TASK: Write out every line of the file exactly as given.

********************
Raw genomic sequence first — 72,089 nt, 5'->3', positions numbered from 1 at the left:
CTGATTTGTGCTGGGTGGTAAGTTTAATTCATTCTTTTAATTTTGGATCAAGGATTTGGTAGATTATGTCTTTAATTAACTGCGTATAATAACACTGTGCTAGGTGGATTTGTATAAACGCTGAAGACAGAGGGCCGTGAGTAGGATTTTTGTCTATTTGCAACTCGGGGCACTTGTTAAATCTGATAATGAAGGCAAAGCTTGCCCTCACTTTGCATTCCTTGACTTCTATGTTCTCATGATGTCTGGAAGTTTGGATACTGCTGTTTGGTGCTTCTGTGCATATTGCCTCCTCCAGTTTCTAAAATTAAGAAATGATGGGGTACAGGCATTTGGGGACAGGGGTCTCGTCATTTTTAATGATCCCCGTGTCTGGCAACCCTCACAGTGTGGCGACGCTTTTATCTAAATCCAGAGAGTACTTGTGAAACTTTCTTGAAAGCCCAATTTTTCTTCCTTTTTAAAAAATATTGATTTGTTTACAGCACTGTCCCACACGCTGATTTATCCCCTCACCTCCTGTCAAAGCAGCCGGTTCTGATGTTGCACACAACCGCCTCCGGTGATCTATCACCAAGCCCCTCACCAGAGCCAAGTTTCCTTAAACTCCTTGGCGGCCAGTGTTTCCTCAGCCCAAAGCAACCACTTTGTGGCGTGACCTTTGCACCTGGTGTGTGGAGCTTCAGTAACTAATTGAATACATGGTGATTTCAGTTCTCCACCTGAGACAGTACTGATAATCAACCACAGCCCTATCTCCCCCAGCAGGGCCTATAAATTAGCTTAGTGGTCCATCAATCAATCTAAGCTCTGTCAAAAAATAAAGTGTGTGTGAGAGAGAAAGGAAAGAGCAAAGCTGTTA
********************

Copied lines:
Raw genomic sequence first — 72,089 nt, 5'->3', positions numbered from 1 at the left:
CTGATTTGTGCTGGGTGGTAAGTTTAATTCATTCTTTTAATTTTGGATCAAGGATTTGGTAGATTATGTCTTTAATTAACTGCGTATAATAACACTGTGCTAGGTGGATTTGTATAAACGCTGAAGACAGAGGGCCGTGAGTAGGATTTTTGTCTATTTGCAACTCGGGGCACTTGTTAAATCTGATAATGAAGGCAAAGCTTGCCCTCACTTTGCATTCCTTGACTTCTATGTTCTCATGATGTCTGGAAGTTTGGATACTGCTGTTTGGTGCTTCTGTGCATATTGCCTCCTCCAGTTTCTAAAATTAAGAAATGATGGGGTACAGGCATTTGGGGACAGGGGTCTCGTCATTTTTAATGATCCCCGTGTCTGGCAACCCTCACAGTGTGGCGACGCTTTTATCTAAATCCAGAGAGTACTTGTGAAACTTTCTTGAAAGCCCAATTTTTCTTCCTTTTTAAAAAATATTGATTTGTTTACAGCACTGTCCCACACGCTGATTTATCCCCTCACCTCCTGTCAAAGCAGCCGGTTCTGATGTTGCACACAACCGCCTCCGGTGATCTATCACCAAGCCCCTCACCAGAGCCAAGTTTCCTTAAACTCCTTGGCGGCCAGTGTTTCCTCAGCCCAAAGCAACCACTTTGTGGCGTGACCTTTGCACCTGGTGTGTGGAGCTTCAGTAACTAATTGAATACATGGTGATTTCAGTTCTCCACCTGAGACAGTACTGATAATCAACCACAGCCCTATCTCCCCCAGCAGGGCCTATAAATTAGCTTAGTGGTCCATCAATCAATCTAAGCTCTGTCAAAAAATAAAGTGTGTGTGAGAGAGAAAGGAAAGAGCAAAGCTGTTA